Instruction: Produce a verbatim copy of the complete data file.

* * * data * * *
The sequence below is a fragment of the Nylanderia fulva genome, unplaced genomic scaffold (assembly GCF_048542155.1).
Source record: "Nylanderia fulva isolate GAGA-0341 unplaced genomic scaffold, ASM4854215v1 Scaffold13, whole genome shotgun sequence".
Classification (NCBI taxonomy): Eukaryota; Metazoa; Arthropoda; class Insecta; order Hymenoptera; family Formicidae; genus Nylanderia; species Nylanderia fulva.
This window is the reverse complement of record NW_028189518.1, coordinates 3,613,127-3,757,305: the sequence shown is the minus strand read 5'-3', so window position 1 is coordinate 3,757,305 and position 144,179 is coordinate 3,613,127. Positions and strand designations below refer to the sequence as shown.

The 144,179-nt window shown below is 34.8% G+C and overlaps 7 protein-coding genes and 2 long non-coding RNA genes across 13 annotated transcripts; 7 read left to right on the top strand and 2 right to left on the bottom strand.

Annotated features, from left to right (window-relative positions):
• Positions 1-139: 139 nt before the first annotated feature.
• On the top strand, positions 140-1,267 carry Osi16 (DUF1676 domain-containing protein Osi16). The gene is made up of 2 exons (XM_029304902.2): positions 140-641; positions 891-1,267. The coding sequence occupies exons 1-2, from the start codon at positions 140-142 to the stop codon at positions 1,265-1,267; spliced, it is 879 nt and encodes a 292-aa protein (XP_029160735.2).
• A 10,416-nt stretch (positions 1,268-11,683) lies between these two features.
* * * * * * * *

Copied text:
The sequence below is a fragment of the Nylanderia fulva genome, unplaced genomic scaffold (assembly GCF_048542155.1).
Source record: "Nylanderia fulva isolate GAGA-0341 unplaced genomic scaffold, ASM4854215v1 Scaffold13, whole genome shotgun sequence".
Classification (NCBI taxonomy): Eukaryota; Metazoa; Arthropoda; class Insecta; order Hymenoptera; family Formicidae; genus Nylanderia; species Nylanderia fulva.
This window is the reverse complement of record NW_028189518.1, coordinates 3,613,127-3,757,305: the sequence shown is the minus strand read 5'-3', so window position 1 is coordinate 3,757,305 and position 144,179 is coordinate 3,613,127. Positions and strand designations below refer to the sequence as shown.

The 144,179-nt window shown below is 34.8% G+C and overlaps 7 protein-coding genes and 2 long non-coding RNA genes across 13 annotated transcripts; 7 read left to right on the top strand and 2 right to left on the bottom strand.

Annotated features, from left to right (window-relative positions):
• Positions 1-139: 139 nt before the first annotated feature.
• On the top strand, positions 140-1,267 carry Osi16 (DUF1676 domain-containing protein Osi16). The gene is made up of 2 exons (XM_029304902.2): positions 140-641; positions 891-1,267. The coding sequence occupies exons 1-2, from the start codon at positions 140-142 to the stop codon at positions 1,265-1,267; spliced, it is 879 nt and encodes a 292-aa protein (XP_029160735.2).
• A 10,416-nt stretch (positions 1,268-11,683) lies between these two features.